How to Upskill Employees

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How to Upskill Employees

Today’s technology moves at a rapid pace, with newer, better, and often simpler tools constantly replacing older iterations. Companies like Uber and Netflix are redefining how we do business, freelancers and flex-workers are replacing traditional job-roles, and even the basic functions of life such as banking is changing exponentially.

While the most obvious results of rapid change don’t include how we work, those changes naturally extend to employees and their skills. Rapid change necessitates that old skills will become irrelevant, new skills will be required, and knowledge which was previously crucial is no longer so.

Individuals must continue to grow and change if they are to keep up and remain relevant and valuable in their organizations. Upskilling employees is also about talent retention and reducing turnover, individual and personal development, and developing individuals for new roles and leadership positions. While there are many ways to approach it, the following tips will help you upskill employees in ways that are meaningful to your and their goals.

4 tips to upskill employees

Develop a Culture of Coaching and Mentoring

Most people learn best through coaching and mentoring, where leaders directly involve themselves in helping those they work with to succeed. Here, your goal should be to empower leaders to recognize and directly work with individuals on their teams to coach and mentor them to choosing career paths, improving productivity, changing work patterns, and adapting to new technology. While the nature and goals of mentoring will obviously change depending on your organization, the employee’s level within your organization, and their ambition or career path, it’s an important aspect in any employee upskilling. Managers should provide coaching and support in every setting.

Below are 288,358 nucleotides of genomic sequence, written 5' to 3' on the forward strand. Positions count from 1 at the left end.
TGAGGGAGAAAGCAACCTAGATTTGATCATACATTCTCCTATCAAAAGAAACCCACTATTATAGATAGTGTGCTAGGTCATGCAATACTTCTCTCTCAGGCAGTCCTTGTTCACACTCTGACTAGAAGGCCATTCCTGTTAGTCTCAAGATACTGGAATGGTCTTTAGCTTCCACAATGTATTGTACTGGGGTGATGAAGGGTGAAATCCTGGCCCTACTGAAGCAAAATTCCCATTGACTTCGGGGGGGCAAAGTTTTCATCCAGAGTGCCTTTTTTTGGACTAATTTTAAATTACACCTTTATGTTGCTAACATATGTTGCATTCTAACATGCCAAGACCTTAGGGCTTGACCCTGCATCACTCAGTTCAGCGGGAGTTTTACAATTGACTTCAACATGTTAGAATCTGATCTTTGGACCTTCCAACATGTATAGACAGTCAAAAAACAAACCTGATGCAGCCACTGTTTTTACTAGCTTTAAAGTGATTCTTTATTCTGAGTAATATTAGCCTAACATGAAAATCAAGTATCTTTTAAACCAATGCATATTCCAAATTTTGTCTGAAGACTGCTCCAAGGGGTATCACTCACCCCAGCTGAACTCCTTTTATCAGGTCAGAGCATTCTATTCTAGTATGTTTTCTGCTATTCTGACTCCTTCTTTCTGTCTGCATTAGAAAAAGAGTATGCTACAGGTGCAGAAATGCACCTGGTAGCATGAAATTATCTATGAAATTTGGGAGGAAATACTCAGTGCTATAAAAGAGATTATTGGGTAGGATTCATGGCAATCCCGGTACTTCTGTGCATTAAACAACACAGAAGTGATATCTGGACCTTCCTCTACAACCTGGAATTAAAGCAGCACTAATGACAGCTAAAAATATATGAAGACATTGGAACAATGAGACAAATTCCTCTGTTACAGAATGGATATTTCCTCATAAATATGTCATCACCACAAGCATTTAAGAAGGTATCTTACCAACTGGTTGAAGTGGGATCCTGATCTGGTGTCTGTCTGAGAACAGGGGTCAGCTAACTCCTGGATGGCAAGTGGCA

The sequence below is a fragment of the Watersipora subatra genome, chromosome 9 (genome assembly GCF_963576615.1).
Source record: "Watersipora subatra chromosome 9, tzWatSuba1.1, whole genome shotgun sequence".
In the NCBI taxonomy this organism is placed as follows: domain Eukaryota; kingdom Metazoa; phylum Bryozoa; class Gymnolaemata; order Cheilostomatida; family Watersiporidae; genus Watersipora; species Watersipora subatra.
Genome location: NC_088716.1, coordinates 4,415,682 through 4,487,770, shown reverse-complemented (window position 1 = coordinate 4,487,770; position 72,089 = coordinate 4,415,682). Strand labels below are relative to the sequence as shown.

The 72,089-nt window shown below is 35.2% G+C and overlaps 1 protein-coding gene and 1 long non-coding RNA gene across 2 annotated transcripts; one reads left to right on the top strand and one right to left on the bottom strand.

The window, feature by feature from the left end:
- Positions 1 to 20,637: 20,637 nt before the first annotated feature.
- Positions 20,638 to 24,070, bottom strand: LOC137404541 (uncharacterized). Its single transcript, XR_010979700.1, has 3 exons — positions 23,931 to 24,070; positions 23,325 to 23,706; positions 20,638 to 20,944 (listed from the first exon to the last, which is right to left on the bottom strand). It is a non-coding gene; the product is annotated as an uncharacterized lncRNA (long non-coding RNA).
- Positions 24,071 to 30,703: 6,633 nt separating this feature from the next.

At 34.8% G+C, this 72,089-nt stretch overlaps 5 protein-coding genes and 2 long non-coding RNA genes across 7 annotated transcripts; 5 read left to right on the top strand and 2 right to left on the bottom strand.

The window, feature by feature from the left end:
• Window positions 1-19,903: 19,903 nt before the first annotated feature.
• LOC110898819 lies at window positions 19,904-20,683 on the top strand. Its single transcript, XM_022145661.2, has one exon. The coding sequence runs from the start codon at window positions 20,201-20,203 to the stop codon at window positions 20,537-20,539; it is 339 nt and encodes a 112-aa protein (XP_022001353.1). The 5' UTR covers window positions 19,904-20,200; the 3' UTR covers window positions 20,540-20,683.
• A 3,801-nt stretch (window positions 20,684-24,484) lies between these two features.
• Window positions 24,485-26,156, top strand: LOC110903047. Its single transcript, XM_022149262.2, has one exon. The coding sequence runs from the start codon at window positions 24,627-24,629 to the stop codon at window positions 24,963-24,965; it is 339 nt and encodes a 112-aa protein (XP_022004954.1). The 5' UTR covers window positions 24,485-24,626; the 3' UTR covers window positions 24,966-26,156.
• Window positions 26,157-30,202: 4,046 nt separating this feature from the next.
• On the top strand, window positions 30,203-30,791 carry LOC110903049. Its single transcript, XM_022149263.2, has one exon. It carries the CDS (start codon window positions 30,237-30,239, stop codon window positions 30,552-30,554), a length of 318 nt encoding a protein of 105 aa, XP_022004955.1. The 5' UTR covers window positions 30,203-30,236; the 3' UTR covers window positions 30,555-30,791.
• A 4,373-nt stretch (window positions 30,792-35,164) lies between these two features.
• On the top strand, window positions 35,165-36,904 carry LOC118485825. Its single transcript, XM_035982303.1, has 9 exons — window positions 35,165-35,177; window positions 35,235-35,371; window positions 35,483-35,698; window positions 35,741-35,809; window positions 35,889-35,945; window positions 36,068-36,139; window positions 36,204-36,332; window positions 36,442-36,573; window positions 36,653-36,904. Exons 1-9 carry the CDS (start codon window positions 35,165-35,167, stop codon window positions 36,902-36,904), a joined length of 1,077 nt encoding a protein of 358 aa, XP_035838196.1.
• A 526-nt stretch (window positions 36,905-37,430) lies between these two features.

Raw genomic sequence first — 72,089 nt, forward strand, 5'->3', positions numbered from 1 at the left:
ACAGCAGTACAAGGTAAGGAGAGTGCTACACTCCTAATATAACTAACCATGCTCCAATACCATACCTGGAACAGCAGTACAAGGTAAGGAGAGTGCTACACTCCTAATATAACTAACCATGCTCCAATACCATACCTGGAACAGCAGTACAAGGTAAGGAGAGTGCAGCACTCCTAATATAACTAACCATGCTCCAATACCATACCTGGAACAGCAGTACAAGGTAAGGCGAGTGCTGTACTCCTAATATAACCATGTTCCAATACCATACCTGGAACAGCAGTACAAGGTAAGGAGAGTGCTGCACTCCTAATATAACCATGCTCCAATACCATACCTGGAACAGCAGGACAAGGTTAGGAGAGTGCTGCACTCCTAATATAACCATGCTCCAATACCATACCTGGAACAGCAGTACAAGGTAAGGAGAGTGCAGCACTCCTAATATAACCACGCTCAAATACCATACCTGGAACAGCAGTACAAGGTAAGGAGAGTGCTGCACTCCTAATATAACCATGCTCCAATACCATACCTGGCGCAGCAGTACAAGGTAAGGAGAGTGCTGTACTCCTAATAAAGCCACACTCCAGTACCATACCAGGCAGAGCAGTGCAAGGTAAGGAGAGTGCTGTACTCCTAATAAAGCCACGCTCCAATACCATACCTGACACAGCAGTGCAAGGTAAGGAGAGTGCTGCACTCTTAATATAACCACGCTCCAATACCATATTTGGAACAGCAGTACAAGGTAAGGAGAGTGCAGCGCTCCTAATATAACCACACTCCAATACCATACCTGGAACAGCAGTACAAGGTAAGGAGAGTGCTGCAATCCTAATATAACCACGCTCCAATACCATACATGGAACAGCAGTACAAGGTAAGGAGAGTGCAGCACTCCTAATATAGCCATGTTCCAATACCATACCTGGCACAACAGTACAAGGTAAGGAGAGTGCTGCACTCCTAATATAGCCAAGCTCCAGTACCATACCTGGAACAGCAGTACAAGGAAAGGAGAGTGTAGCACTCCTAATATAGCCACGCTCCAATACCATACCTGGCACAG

Identify (Up-and-coming) Skill Gaps

While completely retraining individuals is reskilling rather than upskilling, you can work to identify up-and-coming skill gaps and move existing employees into those gaps. For example, if you know that your communications department will switch to a new content management system in a year, you can begin training employees to that new system now, so that their skills remain relevant when the new system is introduced. Similarly, if you’re switching to developing for iOS instead of just Android, you could move developers into training to learn Swift. Ensuring that your employees retain relevant skills for your tools, software, and work-methods is an important part of upskilling.

Invest in Personalized Training and Development

While upskilling must benefit a large number of employees across your organization, it pays to invest in personalization and individual development. For example, if you offer something broad and generic, like an organizational-wide digital course, you’ll likely have relatively low engagement. On the other hand, if you invest in a larger number of courses, help individuals to choose a series of courses that benefit their career goals and paths, and supplement where needed or beneficial for specific individuals, you can drive a much greater level of engagement and motivation.

Create Development Opportunities

Developing leaders, senior technicians, and individuals for new roles is always best-done from within an organization. Here, your goal should be to identify individuals with potential and work with them to ensure their ambition and career path align with your needs and then develop them to that point.

Development opportunities should include assignments, classroom learning, and on-the-job learning, so that individuals have the opportunity to fully prepare themselves for whatever role they will be stepping into.

Upskilling employees is important if you want to keep individuals relevant and valuable inside your organization. While it will require investment in mentoring, training, and learning opportunities, upskilling will also prevent you from creating skill gaps, will prevent the need to fire employees as their skillset becomes less relevant, and will save you money on recruiting. In addition, driving personal development and skills will help you to create more value for the individual, driving engagement and talent retention in your organization.


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